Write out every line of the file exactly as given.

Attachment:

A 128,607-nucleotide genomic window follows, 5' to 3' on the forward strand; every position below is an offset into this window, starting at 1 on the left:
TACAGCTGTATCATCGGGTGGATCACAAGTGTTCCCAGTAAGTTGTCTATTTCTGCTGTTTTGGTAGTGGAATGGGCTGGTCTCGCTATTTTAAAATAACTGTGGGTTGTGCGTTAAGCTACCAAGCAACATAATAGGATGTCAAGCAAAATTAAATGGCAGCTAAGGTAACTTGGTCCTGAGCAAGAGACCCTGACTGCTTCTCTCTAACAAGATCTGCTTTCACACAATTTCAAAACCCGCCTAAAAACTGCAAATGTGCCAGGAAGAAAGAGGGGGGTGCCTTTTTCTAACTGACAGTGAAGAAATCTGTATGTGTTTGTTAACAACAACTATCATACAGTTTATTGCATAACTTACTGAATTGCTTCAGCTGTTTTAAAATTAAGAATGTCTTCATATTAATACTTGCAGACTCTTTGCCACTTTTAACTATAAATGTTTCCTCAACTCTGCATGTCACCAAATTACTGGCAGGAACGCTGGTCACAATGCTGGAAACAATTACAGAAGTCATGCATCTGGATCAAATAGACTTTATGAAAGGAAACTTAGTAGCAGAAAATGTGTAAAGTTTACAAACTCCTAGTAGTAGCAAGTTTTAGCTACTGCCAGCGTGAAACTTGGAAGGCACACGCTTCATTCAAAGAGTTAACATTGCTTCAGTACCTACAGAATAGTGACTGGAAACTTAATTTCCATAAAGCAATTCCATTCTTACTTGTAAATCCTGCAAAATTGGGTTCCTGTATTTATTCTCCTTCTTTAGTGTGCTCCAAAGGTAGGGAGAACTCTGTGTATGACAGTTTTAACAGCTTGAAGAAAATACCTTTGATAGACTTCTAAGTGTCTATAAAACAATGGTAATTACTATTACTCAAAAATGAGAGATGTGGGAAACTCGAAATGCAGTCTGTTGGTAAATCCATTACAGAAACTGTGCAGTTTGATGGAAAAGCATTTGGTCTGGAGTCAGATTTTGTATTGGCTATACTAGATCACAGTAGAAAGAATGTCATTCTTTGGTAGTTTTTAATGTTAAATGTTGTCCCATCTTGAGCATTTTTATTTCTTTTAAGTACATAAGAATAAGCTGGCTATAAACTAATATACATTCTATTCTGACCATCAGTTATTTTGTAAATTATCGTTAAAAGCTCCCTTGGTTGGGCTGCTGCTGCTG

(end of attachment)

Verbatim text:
A 128,607-nucleotide genomic window follows, 5' to 3' on the forward strand; every position below is an offset into this window, starting at 1 on the left:
TACAGCTGTATCATCGGGTGGATCACAAGTGTTCCCAGTAAGTTGTCTATTTCTGCTGTTTTGGTAGTGGAATGGGCTGGTCTCGCTATTTTAAAATAACTGTGGGTTGTGCGTTAAGCTACCAAGCAACATAATAGGATGTCAAGCAAAATTAAATGGCAGCTAAGGTAACTTGGTCCTGAGCAAGAGACCCTGACTGCTTCTCTCTAACAAGATCTGCTTTCACACAATTTCAAAACCCGCCTAAAAACTGCAAATGTGCCAGGAAGAAAGAGGGGGGTGCCTTTTTCTAACTGACAGTGAAGAAATCTGTATGTGTTTGTTAACAACAACTATCATACAGTTTATTGCATAACTTACTGAATTGCTTCAGCTGTTTTAAAATTAAGAATGTCTTCATATTAATACTTGCAGACTCTTTGCCACTTTTAACTATAAATGTTTCCTCAACTCTGCATGTCACCAAATTACTGGCAGGAACGCTGGTCACAATGCTGGAAACAATTACAGAAGTCATGCATCTGGATCAAATAGACTTTATGAAAGGAAACTTAGTAGCAGAAAATGTGTAAAGTTTACAAACTCCTAGTAGTAGCAAGTTTTAGCTACTGCCAGCGTGAAACTTGGAAGGCACACGCTTCATTCAAAGAGTTAACATTGCTTCAGTACCTACAGAATAGTGACTGGAAACTTAATTTCCATAAAGCAATTCCATTCTTACTTGTAAATCCTGCAAAATTGGGTTCCTGTATTTATTCTCCTTCTTTAGTGTGCTCCAAAGGTAGGGAGAACTCTGTGTATGACAGTTTTAACAGCTTGAAGAAAATACCTTTGATAGACTTCTAAGTGTCTATAAAACAATGGTAATTACTATTACTCAAAAATGAGAGATGTGGGAAACTCGAAATGCAGTCTGTTGGTAAATCCATTACAGAAACTGTGCAGTTTGATGGAAAAGCATTTGGTCTGGAGTCAGATTTTGTATTGGCTATACTAGATCACAGTAGAAAGAATGTCATTCTTTGGTAGTTTTTAATGTTAAATGTTGTCCCATCTTGAGCATTTTTATTTCTTTTAAGTACATAAGAATAAGCTGGCTATAAACTAATATACATTCTATTCTGACCATCAGTTATTTTGTAAATTATCGTTAAAAGCTCCCTTGGTTGGGCTGCTGCTGCTG